Skip to content

Encrypt all your traffic and mask your IP address with one of the highest rated VPNs for as little as $2.75/month. 2832 servers in 59 countries. Unlimited bandwidth. 24/7 live chat support. [Sponsor]
Published September 29, 2016

The jihad on anything fun continues.

A Californian theme park has shut down an asylum-themed virtual reality attraction after yammering onslaught. The busybodies at the gate claim the experience appropriation is offensive to psychos, the intellectually impaired, and possibly even demons due to its supernatural themes.

Marketing materials said guests would be strapped into a wheelchair and then given a tour of the Meadowbrook Institute, where one patient—a young woman named Katie who has telekinetic powers—has gone missing. Guests would then be “bombarded while the facility walls unravel with horrific evil.” The experience would last about four minutes, during which guests would be outfitted with a Samsung Gear VR headset.

Knott’s Berry Farm had already changed the attraction’s original name — Fear VR 5150 — to Fear VR a few days ago because the first assault claimed the reference to a psychiatric code was “insensitive.”

It seems they’ve just had enough. A new KNott’s Berry Farm statement reads, “Over the past week we have heard from a number of people expressing their concern that one of our temporary, Halloween attractions — Fear VR — is hurtful to those who suffer from mental illnesses. Contrary to some traditional and social media accounts, the attraction’s story and presentation were never intended to portray mental illness as something we don’t all respect. As it is impossible to make the ride emotionally safe enough for Californians we have decided to close the attraction.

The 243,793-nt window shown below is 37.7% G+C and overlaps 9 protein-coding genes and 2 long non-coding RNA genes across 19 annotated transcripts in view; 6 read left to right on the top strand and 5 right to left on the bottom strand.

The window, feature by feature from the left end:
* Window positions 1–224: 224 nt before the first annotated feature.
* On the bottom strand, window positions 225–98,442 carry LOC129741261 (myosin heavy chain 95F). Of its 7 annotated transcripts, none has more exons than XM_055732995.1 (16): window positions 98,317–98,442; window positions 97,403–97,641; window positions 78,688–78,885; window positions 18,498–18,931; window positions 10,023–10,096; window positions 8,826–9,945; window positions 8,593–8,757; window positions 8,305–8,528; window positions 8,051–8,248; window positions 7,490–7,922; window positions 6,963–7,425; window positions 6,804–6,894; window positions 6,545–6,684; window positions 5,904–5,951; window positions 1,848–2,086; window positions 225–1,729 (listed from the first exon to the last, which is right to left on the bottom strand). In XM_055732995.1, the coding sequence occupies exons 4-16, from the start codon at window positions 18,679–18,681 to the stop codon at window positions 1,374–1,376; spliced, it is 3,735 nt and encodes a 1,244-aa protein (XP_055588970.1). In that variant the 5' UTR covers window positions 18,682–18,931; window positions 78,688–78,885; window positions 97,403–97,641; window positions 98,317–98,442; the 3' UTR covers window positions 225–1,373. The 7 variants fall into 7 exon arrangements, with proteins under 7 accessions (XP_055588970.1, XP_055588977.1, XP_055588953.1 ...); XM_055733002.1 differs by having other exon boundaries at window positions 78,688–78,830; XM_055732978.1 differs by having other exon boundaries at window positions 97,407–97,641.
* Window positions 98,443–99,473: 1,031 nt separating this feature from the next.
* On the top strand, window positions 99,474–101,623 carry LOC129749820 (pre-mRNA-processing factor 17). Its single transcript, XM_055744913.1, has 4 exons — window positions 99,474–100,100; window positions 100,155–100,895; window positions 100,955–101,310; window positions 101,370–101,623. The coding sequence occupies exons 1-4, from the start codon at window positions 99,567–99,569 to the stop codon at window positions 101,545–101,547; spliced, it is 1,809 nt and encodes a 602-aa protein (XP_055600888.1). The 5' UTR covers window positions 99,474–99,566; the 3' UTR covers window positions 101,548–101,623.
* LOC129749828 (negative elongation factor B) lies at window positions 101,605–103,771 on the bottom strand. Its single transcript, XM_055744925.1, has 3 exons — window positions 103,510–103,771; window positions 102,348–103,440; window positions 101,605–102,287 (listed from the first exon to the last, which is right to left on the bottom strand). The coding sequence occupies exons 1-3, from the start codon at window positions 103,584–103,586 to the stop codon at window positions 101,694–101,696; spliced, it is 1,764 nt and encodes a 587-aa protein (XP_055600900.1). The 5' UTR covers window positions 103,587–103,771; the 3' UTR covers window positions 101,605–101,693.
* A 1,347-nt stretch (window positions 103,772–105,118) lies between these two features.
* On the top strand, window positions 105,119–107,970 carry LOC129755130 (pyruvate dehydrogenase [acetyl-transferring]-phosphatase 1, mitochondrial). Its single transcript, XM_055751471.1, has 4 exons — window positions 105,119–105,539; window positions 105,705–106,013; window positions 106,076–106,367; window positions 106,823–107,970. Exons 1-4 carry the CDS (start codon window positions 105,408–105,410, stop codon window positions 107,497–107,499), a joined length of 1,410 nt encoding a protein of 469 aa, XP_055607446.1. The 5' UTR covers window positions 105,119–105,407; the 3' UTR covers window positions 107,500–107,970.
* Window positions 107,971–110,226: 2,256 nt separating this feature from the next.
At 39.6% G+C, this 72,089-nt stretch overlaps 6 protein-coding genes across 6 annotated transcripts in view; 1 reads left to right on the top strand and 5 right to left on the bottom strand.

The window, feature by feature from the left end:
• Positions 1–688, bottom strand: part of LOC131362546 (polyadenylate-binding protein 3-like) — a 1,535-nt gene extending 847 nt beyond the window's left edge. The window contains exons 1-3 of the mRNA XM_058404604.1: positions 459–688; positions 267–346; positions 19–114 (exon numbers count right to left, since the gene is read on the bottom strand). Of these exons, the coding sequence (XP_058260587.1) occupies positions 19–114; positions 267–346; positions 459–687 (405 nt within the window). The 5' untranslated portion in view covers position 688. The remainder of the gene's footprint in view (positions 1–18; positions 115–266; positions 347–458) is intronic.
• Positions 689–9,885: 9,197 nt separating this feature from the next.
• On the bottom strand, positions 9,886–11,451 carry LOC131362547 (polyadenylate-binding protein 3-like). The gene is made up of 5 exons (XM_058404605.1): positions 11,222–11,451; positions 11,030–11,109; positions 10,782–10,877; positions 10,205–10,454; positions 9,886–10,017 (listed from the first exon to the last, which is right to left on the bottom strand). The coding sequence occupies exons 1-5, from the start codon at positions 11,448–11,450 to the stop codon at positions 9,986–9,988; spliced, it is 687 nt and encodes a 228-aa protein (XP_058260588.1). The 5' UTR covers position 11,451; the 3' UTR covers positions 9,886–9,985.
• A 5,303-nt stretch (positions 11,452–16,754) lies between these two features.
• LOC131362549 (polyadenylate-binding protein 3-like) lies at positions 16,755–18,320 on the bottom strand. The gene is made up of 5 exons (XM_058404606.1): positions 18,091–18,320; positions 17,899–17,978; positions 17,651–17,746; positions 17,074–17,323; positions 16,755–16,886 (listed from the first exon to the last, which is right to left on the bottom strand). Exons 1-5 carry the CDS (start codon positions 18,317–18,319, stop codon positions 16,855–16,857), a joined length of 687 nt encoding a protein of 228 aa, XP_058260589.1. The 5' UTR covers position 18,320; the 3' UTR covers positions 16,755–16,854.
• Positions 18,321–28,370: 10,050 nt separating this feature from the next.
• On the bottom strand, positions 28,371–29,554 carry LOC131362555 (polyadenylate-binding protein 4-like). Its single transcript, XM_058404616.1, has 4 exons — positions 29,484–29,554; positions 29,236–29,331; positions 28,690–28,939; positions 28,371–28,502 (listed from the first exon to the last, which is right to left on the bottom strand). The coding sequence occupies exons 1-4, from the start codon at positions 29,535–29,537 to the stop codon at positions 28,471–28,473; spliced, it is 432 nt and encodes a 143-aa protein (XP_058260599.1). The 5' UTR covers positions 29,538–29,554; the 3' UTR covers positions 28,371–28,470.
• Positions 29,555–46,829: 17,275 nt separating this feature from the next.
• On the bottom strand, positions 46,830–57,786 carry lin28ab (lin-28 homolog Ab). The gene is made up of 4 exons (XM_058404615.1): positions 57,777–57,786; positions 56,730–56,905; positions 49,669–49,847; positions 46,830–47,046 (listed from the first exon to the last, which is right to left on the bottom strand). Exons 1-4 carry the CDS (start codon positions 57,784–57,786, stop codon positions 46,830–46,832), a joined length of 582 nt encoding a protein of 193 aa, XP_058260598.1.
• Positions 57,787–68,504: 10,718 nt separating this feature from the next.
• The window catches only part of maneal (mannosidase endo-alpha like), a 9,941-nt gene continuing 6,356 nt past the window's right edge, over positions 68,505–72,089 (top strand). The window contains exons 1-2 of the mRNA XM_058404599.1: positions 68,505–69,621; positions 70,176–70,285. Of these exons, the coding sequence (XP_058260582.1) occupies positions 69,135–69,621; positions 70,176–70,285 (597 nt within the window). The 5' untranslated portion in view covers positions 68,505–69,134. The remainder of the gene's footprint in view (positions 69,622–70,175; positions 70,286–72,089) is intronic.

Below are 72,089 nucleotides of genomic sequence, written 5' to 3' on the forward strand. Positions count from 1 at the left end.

Knott’s Berry Farm is horrifying because it demonizes people with mental illness,” Julia Robinson Shimizu of Los Angeles said in a letter to the L.A. Times. “Shame on Knott’s Berry Farm and on Los Angeles Times for presenting illness as entertainment.

Horrifying. Shame.

Another co-conspirator in the killing of fun is Martha Giffen of Altadena, who has been sending out letters urging media not to give favorable coverage to the attraction and rather focus on the “holocaust” it is somehow enabling by amusing people with spooky VR entertainment. “The real story is the slow holocaust of people dying on the streets from lack of treatment, decent food, drug abuse, homelessness, no medical care, and violence.


What do you think? Tell us in a comment below.

LULZ editor-in-chief | Got an internet/tech/livestreaming/e-drama story or tip? Submit your piece here or talk to me about it through Twitter DM or [email protected]

One Comment

  1. Anonymous Anonymous

Leave a Reply

Your email address will not be published.

Upload image: